Crafts Roundup: Best Original Score

The Oscar-contending music scores are particularly strong this year, given the propelling theme of survival and reinvention. Among the standouts are Gravity, All Is Lost, The Book Thief, Philomena, Mandela: Long Walk to Freedom, and Prisoners. Even original songs have spiritual uplift, including ”Let It Go” (Frozen), Cold Play’s ”Atlas” (The Hunger Games: Catching Fire), U2′s ”Ordinary Love” (Mandela), and Ed Sheeran’s “I See Fire” (The Hobbit: The Desolation of Smaug).

With Gravity, Steven Price’s unusual, subsonic score (sans percussion and conventional orchestration) was part of the immersive sound design that emphasized contact through vibrations and putting us right there in space with Sandra Bullock.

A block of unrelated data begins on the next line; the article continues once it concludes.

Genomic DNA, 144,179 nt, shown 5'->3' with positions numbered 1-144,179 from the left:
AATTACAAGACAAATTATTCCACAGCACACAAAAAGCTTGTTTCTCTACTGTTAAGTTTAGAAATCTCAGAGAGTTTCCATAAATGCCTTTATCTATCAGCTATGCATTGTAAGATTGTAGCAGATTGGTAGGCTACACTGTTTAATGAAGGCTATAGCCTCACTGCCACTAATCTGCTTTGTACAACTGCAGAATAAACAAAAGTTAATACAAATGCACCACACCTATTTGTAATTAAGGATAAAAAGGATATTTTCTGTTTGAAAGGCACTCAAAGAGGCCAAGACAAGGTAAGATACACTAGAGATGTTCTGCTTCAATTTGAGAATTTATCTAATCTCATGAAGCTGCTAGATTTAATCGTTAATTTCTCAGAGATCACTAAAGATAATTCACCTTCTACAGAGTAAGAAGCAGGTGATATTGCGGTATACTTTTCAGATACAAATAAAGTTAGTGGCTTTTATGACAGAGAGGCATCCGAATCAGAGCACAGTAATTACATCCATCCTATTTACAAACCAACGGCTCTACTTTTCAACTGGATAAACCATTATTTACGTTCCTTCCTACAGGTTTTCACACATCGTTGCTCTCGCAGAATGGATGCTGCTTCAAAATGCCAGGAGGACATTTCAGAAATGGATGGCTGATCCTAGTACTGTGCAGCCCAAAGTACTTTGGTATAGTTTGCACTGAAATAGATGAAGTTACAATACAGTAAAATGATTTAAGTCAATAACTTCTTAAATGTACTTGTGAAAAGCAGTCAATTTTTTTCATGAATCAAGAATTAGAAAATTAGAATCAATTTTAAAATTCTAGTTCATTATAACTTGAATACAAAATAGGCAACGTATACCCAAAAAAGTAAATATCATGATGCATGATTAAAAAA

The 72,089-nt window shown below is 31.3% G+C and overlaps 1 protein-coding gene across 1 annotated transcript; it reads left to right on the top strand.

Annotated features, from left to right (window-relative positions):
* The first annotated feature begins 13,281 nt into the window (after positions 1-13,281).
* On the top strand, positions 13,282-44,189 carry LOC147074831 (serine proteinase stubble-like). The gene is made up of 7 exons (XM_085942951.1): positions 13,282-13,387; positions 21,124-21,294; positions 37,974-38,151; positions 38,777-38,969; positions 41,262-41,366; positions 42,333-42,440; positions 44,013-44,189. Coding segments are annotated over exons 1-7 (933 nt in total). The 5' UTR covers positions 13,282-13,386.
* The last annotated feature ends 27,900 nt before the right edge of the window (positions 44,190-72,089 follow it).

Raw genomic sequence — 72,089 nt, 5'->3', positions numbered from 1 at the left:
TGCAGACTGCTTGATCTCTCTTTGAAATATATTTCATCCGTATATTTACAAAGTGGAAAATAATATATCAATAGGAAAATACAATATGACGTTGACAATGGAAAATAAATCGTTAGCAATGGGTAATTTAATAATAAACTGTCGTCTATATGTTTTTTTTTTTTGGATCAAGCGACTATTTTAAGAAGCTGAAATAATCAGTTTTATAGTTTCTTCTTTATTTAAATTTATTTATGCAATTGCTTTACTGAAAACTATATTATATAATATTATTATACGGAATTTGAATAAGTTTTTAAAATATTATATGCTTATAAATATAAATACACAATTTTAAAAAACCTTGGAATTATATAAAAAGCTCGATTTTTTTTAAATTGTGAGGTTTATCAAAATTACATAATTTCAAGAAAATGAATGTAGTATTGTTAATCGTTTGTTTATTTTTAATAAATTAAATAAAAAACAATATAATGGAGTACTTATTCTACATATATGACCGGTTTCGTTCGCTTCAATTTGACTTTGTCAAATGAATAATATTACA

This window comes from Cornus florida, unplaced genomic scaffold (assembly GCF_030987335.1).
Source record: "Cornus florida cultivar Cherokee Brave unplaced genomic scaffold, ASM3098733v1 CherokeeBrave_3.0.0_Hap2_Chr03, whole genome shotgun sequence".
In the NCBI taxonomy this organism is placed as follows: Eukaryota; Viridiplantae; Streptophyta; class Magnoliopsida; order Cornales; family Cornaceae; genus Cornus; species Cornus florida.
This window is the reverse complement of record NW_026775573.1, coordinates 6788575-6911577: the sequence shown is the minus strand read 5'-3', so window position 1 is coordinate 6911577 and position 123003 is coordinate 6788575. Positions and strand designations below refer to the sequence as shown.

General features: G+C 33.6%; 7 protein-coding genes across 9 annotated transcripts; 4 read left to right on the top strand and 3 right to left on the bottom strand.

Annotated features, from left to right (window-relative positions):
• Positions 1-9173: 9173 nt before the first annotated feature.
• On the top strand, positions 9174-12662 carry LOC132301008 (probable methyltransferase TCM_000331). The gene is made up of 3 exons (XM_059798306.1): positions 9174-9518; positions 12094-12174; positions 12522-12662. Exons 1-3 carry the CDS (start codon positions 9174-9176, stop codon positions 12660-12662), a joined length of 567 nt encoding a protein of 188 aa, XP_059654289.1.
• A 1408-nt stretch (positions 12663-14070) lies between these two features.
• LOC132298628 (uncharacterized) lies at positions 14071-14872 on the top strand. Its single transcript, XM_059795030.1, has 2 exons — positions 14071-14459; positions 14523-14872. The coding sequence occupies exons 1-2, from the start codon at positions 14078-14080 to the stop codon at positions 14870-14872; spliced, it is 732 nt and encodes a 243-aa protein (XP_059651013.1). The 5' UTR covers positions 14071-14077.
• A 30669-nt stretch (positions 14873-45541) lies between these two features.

For All Is Lost, the experience was high output but gentle reduction for Alexander Ebert. The first piece he wrote at the piano was “Excelsior,” which eventually became the main theme featuring alto flute. For the water motif, he used acoustic guitar, and the strong influence of Ennio Morricone also found its way into the score.

The Book Thief comes out of nowhere as one of John Williams’ most quietly powerful scores in years. For instance, the main title, “One Small Fact,” contains a joyful use of piano that carries it along. The dean of film composers says he uses the lyricism to override the pervasive darkness of this Holocaust story narrated by Death yet told from a child’s perspective. Better to create a world filled with reading and writing than bombs falling on small towns, according to Williams.

Read the rest at TOH/Indiewire.

Posted on by Bill Desowitz in Below the Line, Clips, Movies, Music

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